On-farm food safety more important: Does washing produce with anything actually work

Human norovirus (HuNoV) is a foremost cause of domestically acquired foodborne acute gastroenteritis and outbreaks. Despite industrial efforts to control HuNoV contamination of foods, its prevalence in foodstuffs at retail is significant. HuNoV infections are often associated with the consumption of contaminated produce, including ready-to-eat (RTE) salads.

Decontamination of produce by washing with disinfectants is a consumer habit which could significantly contribute to mitigate the risk of infection. The aim of our study was to measure the effectiveness of chemical sanitizers in inactivating genogroup I and II HuNoV strains on mixed salads using a propidium monoazide (PMAxx)-viability RTqPCR assay. Addition of sodium hypochlorite, peracetic acid, or chlorine dioxide significantly enhanced viral removal as compared with water alone. Peracetic acid provided the highest effectiveness, with log10 reductions on virus levels of 3.66 ± 0.40 and 3.33 ± 0.19 for genogroup I and II, respectively. Chlorine dioxide showed lower disinfection efficiency.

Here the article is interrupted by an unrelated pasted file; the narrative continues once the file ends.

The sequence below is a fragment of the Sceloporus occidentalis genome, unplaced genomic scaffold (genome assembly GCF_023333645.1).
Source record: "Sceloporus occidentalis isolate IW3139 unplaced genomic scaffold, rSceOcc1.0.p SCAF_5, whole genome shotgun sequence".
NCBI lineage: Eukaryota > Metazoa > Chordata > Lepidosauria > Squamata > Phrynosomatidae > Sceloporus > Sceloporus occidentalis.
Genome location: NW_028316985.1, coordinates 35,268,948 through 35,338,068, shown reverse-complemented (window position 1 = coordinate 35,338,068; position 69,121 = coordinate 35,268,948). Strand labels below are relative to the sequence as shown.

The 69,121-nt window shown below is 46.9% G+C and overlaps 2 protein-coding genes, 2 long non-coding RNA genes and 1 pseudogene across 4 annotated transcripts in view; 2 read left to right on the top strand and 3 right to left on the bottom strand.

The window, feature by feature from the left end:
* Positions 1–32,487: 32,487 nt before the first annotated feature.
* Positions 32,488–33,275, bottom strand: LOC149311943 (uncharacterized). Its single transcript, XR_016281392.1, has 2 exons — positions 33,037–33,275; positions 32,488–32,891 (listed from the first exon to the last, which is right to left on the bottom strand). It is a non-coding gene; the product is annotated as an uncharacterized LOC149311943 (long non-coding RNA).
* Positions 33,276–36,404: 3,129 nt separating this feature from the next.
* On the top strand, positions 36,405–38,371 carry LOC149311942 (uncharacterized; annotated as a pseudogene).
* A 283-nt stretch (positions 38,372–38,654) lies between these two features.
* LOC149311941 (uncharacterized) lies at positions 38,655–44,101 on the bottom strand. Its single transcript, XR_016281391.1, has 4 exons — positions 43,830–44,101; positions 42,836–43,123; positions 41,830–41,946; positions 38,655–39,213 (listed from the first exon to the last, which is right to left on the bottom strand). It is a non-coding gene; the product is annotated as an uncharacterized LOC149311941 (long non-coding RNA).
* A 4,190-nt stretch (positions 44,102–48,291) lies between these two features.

Our results provide information useful to the food industry and final consumers for improving the microbiological safety of fresh products in relation to foodborne viruses.

Effectiveness of consumers washing with sanitizers to reduce human norovirus on mixed salad

Eduard Anfruns-Estrada, Marilisa Bottaro, Rosa Pinto, Susana Guix, Albert Bosch